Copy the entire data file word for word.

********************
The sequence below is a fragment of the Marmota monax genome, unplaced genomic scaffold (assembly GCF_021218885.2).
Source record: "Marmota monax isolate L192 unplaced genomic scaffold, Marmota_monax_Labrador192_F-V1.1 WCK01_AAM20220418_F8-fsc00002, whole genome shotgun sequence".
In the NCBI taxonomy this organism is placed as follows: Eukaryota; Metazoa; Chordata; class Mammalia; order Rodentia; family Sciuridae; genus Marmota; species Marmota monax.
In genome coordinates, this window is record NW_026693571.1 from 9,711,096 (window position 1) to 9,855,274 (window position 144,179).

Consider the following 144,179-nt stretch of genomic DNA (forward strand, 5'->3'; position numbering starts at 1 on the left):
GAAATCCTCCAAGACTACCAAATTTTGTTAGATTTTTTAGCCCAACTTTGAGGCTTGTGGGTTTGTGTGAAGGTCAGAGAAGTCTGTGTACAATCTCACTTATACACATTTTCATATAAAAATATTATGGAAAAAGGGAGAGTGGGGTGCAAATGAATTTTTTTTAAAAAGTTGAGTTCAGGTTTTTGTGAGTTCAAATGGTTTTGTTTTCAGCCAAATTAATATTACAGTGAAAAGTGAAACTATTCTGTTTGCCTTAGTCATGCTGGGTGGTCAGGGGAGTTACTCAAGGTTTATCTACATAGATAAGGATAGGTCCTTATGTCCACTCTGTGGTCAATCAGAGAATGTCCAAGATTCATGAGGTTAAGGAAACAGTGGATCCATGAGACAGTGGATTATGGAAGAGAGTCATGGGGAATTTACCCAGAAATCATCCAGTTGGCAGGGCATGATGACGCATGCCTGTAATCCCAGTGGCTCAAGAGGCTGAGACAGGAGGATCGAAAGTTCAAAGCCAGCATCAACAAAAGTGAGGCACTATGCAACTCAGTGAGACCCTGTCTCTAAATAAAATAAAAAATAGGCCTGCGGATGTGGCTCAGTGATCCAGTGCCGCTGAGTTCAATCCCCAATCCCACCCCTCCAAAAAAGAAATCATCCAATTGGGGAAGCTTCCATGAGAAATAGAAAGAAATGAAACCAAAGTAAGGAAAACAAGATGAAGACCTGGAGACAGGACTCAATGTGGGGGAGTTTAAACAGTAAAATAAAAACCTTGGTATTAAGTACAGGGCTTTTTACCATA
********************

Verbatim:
The sequence below is a fragment of the Marmota monax genome, unplaced genomic scaffold (assembly GCF_021218885.2).
Source record: "Marmota monax isolate L192 unplaced genomic scaffold, Marmota_monax_Labrador192_F-V1.1 WCK01_AAM20220418_F8-fsc00002, whole genome shotgun sequence".
In the NCBI taxonomy this organism is placed as follows: Eukaryota; Metazoa; Chordata; class Mammalia; order Rodentia; family Sciuridae; genus Marmota; species Marmota monax.
In genome coordinates, this window is record NW_026693571.1 from 9,711,096 (window position 1) to 9,855,274 (window position 144,179).

Consider the following 144,179-nt stretch of genomic DNA (forward strand, 5'->3'; position numbering starts at 1 on the left):
GAAATCCTCCAAGACTACCAAATTTTGTTAGATTTTTTAGCCCAACTTTGAGGCTTGTGGGTTTGTGTGAAGGTCAGAGAAGTCTGTGTACAATCTCACTTATACACATTTTCATATAAAAATATTATGGAAAAAGGGAGAGTGGGGTGCAAATGAATTTTTTTTAAAAAGTTGAGTTCAGGTTTTTGTGAGTTCAAATGGTTTTGTTTTCAGCCAAATTAATATTACAGTGAAAAGTGAAACTATTCTGTTTGCCTTAGTCATGCTGGGTGGTCAGGGGAGTTACTCAAGGTTTATCTACATAGATAAGGATAGGTCCTTATGTCCACTCTGTGGTCAATCAGAGAATGTCCAAGATTCATGAGGTTAAGGAAACAGTGGATCCATGAGACAGTGGATTATGGAAGAGAGTCATGGGGAATTTACCCAGAAATCATCCAGTTGGCAGGGCATGATGACGCATGCCTGTAATCCCAGTGGCTCAAGAGGCTGAGACAGGAGGATCGAAAGTTCAAAGCCAGCATCAACAAAAGTGAGGCACTATGCAACTCAGTGAGACCCTGTCTCTAAATAAAATAAAAAATAGGCCTGCGGATGTGGCTCAGTGATCCAGTGCCGCTGAGTTCAATCCCCAATCCCACCCCTCCAAAAAAGAAATCATCCAATTGGGGAAGCTTCCATGAGAAATAGAAAGAAATGAAACCAAAGTAAGGAAAACAAGATGAAGACCTGGAGACAGGACTCAATGTGGGGGAGTTTAAACAGTAAAATAAAAACCTTGGTATTAAGTACAGGGCTTTTTACCATA